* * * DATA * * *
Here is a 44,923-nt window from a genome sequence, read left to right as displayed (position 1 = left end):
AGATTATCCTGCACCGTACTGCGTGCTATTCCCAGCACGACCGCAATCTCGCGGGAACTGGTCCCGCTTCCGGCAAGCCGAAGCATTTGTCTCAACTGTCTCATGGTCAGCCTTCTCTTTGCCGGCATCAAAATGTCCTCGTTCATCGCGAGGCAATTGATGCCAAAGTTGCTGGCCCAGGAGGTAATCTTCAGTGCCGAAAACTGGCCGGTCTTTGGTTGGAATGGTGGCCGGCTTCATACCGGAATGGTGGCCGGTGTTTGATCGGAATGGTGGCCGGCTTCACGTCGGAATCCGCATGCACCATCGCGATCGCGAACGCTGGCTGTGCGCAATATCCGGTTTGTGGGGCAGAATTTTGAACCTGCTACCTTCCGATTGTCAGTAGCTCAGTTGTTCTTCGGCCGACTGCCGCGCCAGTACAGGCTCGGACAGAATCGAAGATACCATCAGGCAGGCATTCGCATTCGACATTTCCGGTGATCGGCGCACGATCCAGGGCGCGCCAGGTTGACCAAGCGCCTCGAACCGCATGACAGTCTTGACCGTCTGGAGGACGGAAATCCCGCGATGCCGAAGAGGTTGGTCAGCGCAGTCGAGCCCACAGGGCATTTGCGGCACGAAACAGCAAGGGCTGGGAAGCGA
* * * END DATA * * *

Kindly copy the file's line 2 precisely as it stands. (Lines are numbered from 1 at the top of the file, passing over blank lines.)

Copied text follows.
AGATTATCCTGCACCGTACTGCGTGCTATTCCCAGCACGACCGCAATCTCGCGGGAACTGGTCCCGCTTCCGGCAAGCCGAAGCATTTGTCTCAACTGTCTCATGGTCAGCCTTCTCTTTGCCGGCATCAAAATGTCCTCGTTCATCGCGAGGCAATTGATGCCAAAGTTGCTGGCCCAGGAGGTAATCTTCAGTGCCGAAAACTGGCCGGTCTTTGGTTGGAATGGTGGCCGGCTTCATACCGGAATGGTGGCCGGTGTTTGATCGGAATGGTGGCCGGCTTCACGTCGGAATCCGCATGCACCATCGCGATCGCGAACGCTGGCTGTGCGCAATATCCGGTTTGTGGGGCAGAATTTTGAACCTGCTACCTTCCGATTGTCAGTAGCTCAGTTGTTCTTCGGCCGACTGCCGCGCCAGTACAGGCTCGGACAGAATCGAAGATACCATCAGGCAGGCATTCGCATTCGACATTTCCGGTGATCGGCGCACGATCCAGGGCGCGCCAGGTTGACCAAGCGCCTCGAACCGCATGACAGTCTTGACCGTCTGGAGGACGGAAATCCCGCGATGCCGAAGAGGTTGGTCAGCGCAGTCGAGCCCACAGGGCATTTGCGGCACGAAACAGCAAGGGCTGGGAAGCGA